Deep breaths. Leg lifts. Stretches. Tightening and un-tightening your stomach muscles while you lie in bed. It isn’t much, but it’s something, and something is better than nothing. Maybe you can’t get up and run a mile, but hopefully you can still breathe. (I know – sometimes even that is hard.) And any kind of movement can start to help you feel like walking to the kitchen and making a cup of tea lies within the realm of actual possibility.

While none of these are a surefire solution to waking up with a case of brain weasels, some of them can at least help kick-start the recovery process – and, for me at least, they often fire up a sense of momentum. Once upon a time, on its own, that momentum wouldn’t have been enough to push me out of the abyss, but as a tool propped up by all the other tools in my “fuck you, stupid mood” toolbox, it’s started to become useful. This isn’t to say they’ll work for everyone, and it’s definitely not to say that if you’re feeling this way you should use these tactics as a replacement for working with a trained mental health professional.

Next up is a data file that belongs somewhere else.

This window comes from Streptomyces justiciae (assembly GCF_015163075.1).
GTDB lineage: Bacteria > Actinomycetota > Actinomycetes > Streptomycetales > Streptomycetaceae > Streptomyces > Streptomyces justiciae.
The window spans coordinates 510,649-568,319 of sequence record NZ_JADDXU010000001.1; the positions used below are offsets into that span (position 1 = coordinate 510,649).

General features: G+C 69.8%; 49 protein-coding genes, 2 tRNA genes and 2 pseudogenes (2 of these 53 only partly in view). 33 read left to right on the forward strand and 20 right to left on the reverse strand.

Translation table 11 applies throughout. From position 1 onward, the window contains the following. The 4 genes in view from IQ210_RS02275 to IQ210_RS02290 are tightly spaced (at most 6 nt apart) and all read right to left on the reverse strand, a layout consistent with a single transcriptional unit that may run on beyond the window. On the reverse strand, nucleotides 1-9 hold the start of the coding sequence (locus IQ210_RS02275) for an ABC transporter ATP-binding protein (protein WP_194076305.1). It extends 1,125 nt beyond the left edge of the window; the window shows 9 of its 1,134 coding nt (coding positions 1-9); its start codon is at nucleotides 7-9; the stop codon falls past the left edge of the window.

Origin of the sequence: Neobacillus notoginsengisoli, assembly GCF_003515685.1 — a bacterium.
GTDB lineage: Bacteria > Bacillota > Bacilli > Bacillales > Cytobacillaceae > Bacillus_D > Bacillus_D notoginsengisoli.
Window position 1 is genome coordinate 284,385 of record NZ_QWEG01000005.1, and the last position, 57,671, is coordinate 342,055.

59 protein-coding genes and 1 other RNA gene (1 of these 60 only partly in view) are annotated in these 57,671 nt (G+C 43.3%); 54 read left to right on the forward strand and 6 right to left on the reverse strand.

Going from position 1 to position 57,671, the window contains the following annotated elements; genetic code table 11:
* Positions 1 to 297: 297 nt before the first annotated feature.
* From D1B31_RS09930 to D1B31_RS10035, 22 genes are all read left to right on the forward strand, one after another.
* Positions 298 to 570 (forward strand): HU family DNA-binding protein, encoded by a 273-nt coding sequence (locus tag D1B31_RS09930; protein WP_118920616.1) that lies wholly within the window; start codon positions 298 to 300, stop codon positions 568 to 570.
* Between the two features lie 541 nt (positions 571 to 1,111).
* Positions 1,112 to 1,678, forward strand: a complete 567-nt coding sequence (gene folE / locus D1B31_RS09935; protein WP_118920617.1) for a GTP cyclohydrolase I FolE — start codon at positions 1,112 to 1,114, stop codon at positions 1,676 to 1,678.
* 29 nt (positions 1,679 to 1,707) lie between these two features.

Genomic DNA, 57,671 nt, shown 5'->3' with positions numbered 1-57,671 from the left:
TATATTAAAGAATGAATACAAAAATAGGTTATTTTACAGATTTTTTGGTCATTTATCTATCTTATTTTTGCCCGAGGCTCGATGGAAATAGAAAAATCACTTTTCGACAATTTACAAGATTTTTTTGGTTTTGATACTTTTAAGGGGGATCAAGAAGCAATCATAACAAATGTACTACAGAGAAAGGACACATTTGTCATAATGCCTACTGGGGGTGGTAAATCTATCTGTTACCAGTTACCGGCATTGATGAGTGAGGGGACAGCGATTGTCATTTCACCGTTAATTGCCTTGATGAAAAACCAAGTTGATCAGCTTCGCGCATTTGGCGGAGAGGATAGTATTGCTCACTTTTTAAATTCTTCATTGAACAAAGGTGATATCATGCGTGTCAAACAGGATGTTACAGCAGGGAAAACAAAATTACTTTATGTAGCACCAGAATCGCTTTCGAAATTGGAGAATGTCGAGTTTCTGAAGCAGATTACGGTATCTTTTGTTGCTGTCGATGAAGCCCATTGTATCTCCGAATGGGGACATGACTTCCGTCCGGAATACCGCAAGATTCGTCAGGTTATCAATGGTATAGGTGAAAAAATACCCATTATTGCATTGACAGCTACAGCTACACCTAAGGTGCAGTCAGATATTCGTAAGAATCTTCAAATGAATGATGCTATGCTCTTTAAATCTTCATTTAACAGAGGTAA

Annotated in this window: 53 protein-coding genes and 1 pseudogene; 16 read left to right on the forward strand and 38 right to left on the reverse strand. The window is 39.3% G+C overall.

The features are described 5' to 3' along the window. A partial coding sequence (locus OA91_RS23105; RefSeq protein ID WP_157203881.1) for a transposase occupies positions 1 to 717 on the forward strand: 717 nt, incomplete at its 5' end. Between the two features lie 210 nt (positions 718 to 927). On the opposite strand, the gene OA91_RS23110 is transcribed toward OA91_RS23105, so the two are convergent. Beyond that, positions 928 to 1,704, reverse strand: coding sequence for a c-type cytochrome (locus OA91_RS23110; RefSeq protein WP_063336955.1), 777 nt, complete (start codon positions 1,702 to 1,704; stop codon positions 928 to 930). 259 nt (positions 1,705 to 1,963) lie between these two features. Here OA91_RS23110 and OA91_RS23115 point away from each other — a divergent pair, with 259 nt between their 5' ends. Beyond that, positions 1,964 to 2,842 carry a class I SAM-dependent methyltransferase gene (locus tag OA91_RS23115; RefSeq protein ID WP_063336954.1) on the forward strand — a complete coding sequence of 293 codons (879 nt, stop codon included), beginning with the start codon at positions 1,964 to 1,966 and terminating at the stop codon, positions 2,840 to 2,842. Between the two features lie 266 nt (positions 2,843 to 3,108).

If you’re reading this, and you’re occasionally beset by the feeling of being a giant useless lump with a handful of decades of the same to look forward to, I hope these tactics will help alleviate some of that strain. And if you have more ideas, please share below – I’m always looking for new ways to stop feeling crappy.

Somebody Out There Hates Your Writing

There are a lot of articles about “coping” with negative reviews. One-star, zero-star, slams and takedowns can make even the most confident writer go through a moment of self-doubt. As a writer and reviewer, I’ve been on both sides of this equation. One time, an offended writer even came to my blog to object to my review in the comments. Which, I think we can all agree, is never a good move for a writer.